BP plc’s quarterly earnings jumped 42% compared with a year ago, as higher commodity prices and a strong liquefied natural gas (LNG) business lifted exploration and production income — despite a 5% overall decline in production. Meanwhile, Amerada Hess Corp. also was helped by higher commodity prices, despite a 50% drop in upstream earnings after selling some of its producing assets.

BP’s earnings, on a pro forma basis and adjusted for special items, were $3.1 billion, compared with $2.199 billion in 2Q02. Replacement cost profit, before exceptional items, was $2.454 billion, compared with $1.311 billion a year ago.

“U.S. natural gas prices fell back in the second quarter but remained high, with the Henry Hub first of the month index averaging $5.40/MMBtu,” said Lord John Browne, the BP Group CEO. “Gas price differentials in the Rockies have narrowed significantly following the opening of the Kern River pipeline expansion.” Browne noted that high prices “have instigated a number of market reactions. These, together with mild weather, have led to a series of very high storage injections in recent weeks, despite falling domestic production. Prices look set to stay above residual fuel oil parity during the third quarter.”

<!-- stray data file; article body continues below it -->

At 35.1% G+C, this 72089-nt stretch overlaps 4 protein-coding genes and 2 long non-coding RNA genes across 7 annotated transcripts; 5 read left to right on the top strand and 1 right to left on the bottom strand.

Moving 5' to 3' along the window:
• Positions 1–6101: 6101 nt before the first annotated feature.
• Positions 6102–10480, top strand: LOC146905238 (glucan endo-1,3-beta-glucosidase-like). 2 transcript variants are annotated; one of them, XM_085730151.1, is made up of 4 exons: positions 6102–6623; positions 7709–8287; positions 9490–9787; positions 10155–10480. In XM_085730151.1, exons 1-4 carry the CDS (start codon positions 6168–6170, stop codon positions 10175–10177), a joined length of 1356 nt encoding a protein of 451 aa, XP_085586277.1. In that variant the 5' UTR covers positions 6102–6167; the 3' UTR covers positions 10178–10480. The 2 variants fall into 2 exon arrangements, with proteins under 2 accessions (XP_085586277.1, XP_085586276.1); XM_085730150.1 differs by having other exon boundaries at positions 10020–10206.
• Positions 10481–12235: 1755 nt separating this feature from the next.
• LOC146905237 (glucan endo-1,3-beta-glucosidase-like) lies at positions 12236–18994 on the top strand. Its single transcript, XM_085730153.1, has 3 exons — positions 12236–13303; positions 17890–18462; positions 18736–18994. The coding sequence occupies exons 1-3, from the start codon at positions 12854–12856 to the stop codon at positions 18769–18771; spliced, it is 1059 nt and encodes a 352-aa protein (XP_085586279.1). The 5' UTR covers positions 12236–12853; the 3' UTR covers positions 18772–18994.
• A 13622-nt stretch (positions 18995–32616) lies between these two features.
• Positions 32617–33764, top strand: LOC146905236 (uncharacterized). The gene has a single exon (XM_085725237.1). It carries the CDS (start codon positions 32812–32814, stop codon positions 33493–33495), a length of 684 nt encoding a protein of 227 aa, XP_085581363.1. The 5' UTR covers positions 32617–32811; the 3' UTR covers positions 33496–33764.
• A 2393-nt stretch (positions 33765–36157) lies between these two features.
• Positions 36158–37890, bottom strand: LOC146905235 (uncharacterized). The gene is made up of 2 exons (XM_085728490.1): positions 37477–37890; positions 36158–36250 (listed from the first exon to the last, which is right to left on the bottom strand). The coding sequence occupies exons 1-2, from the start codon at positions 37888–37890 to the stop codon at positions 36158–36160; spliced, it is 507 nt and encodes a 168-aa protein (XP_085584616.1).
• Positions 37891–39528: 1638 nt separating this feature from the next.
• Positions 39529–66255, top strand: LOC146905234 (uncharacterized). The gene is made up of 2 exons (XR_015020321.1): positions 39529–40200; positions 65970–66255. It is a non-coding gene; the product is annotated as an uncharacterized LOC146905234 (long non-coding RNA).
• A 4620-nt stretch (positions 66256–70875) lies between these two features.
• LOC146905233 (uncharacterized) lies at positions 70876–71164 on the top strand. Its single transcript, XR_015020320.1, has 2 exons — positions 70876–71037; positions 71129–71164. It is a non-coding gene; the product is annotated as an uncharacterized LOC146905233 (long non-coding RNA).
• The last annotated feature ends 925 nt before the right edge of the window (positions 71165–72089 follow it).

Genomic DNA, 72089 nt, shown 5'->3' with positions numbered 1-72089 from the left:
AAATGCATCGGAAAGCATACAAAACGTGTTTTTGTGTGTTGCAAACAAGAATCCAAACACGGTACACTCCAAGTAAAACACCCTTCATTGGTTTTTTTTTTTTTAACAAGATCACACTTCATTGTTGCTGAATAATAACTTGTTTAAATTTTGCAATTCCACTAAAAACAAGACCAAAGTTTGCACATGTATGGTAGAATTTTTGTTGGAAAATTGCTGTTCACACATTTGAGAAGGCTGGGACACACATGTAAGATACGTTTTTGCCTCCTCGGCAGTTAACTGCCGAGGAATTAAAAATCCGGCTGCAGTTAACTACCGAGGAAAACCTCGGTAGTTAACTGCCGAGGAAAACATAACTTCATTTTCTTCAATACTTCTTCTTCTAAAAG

The London-based major credited its earnings rise to a 38% rise in natural gas prices as well as a 9.2% increase in prices for liquids. Noting the “more favorable trading environment,” BP’s natural gas sales volumes grew 23% from a year ago, and equity LNG sales rose 58%. In the United States, gas volume sales were 10.4 Bcf/d in the quarter, compared with 8.5 Bcf/d a year ago. However, U.S. sales were down sequentially from the first quarter’s 11.7 Bcf/d.

Higher prices helped to offset BP’s 5% year-over-year decline in hydrocarbon production — 2% adjusting for divestments — and 3% sequential decline, also attributed to asset sales. Production worldwide was 3.37 MMboe/d in the quarter. In the first six months of this year, BP’s production has fallen 1% overall, but it said that “declines in existing profit centers were as expected and more than offset by growth from new profit centers, particularly Trinidad and deepwater Gulf of Mexico.”

New York City-based Hess reported quarterly net income of $252 million, including gains on asset sales, compared with income of $149 million a year ago. Income from continuing operations was $63 million. Hess gained through the sale of Gulf of Mexico shelf properties, the Jabung Field in Indonesia and several small United Kingdom fields for approximately $445 million, but the sales contributed to high production losses.

On a boe basis, Hess’s quarterly production worldwide was 376 MMboe/d for the quarter, down from 469 MMboe/d a year ago. In the United States, Hess averaged 291 Mcf/d in the first half of the year, compared with 408 Mcf/d for the first six months of 2002. NGL sales in the United States averaged 10 bbl/d for the first six months, compared with 13 bbl/d in the first half of 2002. The average U.S. natural gas selling price for the second quarter, including the effect of hedging, was $4.09/Mcf, a 53 cents/Mcf increase from 2Q02.

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